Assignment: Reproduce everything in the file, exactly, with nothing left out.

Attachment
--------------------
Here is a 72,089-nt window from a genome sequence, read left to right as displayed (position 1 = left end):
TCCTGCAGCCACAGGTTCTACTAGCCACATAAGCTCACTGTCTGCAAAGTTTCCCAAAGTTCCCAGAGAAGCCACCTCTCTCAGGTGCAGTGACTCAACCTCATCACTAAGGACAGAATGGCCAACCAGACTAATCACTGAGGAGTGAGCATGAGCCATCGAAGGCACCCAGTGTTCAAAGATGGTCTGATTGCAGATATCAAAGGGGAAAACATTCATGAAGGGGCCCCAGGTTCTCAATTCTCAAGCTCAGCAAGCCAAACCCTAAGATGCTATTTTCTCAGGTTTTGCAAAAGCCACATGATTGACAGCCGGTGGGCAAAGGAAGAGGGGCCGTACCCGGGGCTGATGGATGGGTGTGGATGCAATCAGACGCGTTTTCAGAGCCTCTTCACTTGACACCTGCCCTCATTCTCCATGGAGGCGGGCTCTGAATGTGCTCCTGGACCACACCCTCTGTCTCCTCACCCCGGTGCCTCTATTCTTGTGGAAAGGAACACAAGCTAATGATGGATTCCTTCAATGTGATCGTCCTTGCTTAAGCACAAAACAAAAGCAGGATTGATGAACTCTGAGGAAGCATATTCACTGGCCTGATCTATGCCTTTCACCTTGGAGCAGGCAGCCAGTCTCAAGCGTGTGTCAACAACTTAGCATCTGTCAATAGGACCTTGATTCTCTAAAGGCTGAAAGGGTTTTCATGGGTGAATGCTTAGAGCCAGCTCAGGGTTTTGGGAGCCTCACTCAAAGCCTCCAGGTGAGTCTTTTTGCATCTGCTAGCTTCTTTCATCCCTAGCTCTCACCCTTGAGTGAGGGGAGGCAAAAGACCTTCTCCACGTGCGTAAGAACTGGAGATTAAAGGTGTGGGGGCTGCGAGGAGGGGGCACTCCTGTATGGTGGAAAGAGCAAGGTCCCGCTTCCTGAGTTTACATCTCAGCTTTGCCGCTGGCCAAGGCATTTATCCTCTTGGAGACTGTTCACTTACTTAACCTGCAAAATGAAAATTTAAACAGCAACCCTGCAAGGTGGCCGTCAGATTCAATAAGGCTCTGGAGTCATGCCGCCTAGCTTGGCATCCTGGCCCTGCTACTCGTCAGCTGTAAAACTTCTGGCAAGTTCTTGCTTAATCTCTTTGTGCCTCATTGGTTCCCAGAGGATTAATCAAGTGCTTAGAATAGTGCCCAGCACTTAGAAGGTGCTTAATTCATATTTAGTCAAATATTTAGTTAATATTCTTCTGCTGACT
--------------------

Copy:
Here is a 72,089-nt window from a genome sequence, read left to right as displayed (position 1 = left end):
TCCTGCAGCCACAGGTTCTACTAGCCACATAAGCTCACTGTCTGCAAAGTTTCCCAAAGTTCCCAGAGAAGCCACCTCTCTCAGGTGCAGTGACTCAACCTCATCACTAAGGACAGAATGGCCAACCAGACTAATCACTGAGGAGTGAGCATGAGCCATCGAAGGCACCCAGTGTTCAAAGATGGTCTGATTGCAGATATCAAAGGGGAAAACATTCATGAAGGGGCCCCAGGTTCTCAATTCTCAAGCTCAGCAAGCCAAACCCTAAGATGCTATTTTCTCAGGTTTTGCAAAAGCCACATGATTGACAGCCGGTGGGCAAAGGAAGAGGGGCCGTACCCGGGGCTGATGGATGGGTGTGGATGCAATCAGACGCGTTTTCAGAGCCTCTTCACTTGACACCTGCCCTCATTCTCCATGGAGGCGGGCTCTGAATGTGCTCCTGGACCACACCCTCTGTCTCCTCACCCCGGTGCCTCTATTCTTGTGGAAAGGAACACAAGCTAATGATGGATTCCTTCAATGTGATCGTCCTTGCTTAAGCACAAAACAAAAGCAGGATTGATGAACTCTGAGGAAGCATATTCACTGGCCTGATCTATGCCTTTCACCTTGGAGCAGGCAGCCAGTCTCAAGCGTGTGTCAACAACTTAGCATCTGTCAATAGGACCTTGATTCTCTAAAGGCTGAAAGGGTTTTCATGGGTGAATGCTTAGAGCCAGCTCAGGGTTTTGGGAGCCTCACTCAAAGCCTCCAGGTGAGTCTTTTTGCATCTGCTAGCTTCTTTCATCCCTAGCTCTCACCCTTGAGTGAGGGGAGGCAAAAGACCTTCTCCACGTGCGTAAGAACTGGAGATTAAAGGTGTGGGGGCTGCGAGGAGGGGGCACTCCTGTATGGTGGAAAGAGCAAGGTCCCGCTTCCTGAGTTTACATCTCAGCTTTGCCGCTGGCCAAGGCATTTATCCTCTTGGAGACTGTTCACTTACTTAACCTGCAAAATGAAAATTTAAACAGCAACCCTGCAAGGTGGCCGTCAGATTCAATAAGGCTCTGGAGTCATGCCGCCTAGCTTGGCATCCTGGCCCTGCTACTCGTCAGCTGTAAAACTTCTGGCAAGTTCTTGCTTAATCTCTTTGTGCCTCATTGGTTCCCAGAGGATTAATCAAGTGCTTAGAATAGTGCCCAGCACTTAGAAGGTGCTTAATTCATATTTAGTCAAATATTTAGTTAATATTCTTCTGCTGACT